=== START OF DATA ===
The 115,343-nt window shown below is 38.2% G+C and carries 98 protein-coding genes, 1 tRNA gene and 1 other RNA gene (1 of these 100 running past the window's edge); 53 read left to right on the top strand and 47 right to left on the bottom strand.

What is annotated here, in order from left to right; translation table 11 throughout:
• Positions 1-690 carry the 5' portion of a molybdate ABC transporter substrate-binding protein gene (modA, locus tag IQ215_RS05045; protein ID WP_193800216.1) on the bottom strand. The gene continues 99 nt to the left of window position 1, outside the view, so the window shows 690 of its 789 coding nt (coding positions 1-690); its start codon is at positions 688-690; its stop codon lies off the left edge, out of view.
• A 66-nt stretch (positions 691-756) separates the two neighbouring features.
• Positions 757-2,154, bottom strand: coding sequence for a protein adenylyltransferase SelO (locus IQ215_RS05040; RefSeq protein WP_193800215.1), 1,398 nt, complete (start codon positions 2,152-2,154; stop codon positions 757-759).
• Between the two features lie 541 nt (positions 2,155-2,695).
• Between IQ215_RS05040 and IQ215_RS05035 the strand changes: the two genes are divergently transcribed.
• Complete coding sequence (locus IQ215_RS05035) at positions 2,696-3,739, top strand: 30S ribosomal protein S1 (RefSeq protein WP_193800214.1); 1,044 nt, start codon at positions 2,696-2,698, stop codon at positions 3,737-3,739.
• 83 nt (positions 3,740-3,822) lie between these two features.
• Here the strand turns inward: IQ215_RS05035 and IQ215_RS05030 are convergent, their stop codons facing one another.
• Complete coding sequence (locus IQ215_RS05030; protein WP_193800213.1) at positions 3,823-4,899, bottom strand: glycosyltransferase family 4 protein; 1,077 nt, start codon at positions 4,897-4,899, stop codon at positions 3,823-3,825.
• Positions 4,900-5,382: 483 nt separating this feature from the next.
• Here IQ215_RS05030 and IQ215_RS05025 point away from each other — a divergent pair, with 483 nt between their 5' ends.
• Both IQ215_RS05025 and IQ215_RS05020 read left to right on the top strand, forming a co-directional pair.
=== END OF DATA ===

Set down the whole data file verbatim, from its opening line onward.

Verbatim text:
The 115,343-nt window shown below is 38.2% G+C and carries 98 protein-coding genes, 1 tRNA gene and 1 other RNA gene (1 of these 100 running past the window's edge); 53 read left to right on the top strand and 47 right to left on the bottom strand.

What is annotated here, in order from left to right; translation table 11 throughout:
• Positions 1-690 carry the 5' portion of a molybdate ABC transporter substrate-binding protein gene (modA, locus tag IQ215_RS05045; protein ID WP_193800216.1) on the bottom strand. The gene continues 99 nt to the left of window position 1, outside the view, so the window shows 690 of its 789 coding nt (coding positions 1-690); its start codon is at positions 688-690; its stop codon lies off the left edge, out of view.
• A 66-nt stretch (positions 691-756) separates the two neighbouring features.
• Positions 757-2,154, bottom strand: coding sequence for a protein adenylyltransferase SelO (locus IQ215_RS05040; RefSeq protein WP_193800215.1), 1,398 nt, complete (start codon positions 2,152-2,154; stop codon positions 757-759).
• Between the two features lie 541 nt (positions 2,155-2,695).
• Between IQ215_RS05040 and IQ215_RS05035 the strand changes: the two genes are divergently transcribed.
• Complete coding sequence (locus IQ215_RS05035) at positions 2,696-3,739, top strand: 30S ribosomal protein S1 (RefSeq protein WP_193800214.1); 1,044 nt, start codon at positions 2,696-2,698, stop codon at positions 3,737-3,739.
• 83 nt (positions 3,740-3,822) lie between these two features.
• Here the strand turns inward: IQ215_RS05035 and IQ215_RS05030 are convergent, their stop codons facing one another.
• Complete coding sequence (locus IQ215_RS05030; protein WP_193800213.1) at positions 3,823-4,899, bottom strand: glycosyltransferase family 4 protein; 1,077 nt, start codon at positions 4,897-4,899, stop codon at positions 3,823-3,825.
• Positions 4,900-5,382: 483 nt separating this feature from the next.
• Here IQ215_RS05030 and IQ215_RS05025 point away from each other — a divergent pair, with 483 nt between their 5' ends.
• Both IQ215_RS05025 and IQ215_RS05020 read left to right on the top strand, forming a co-directional pair.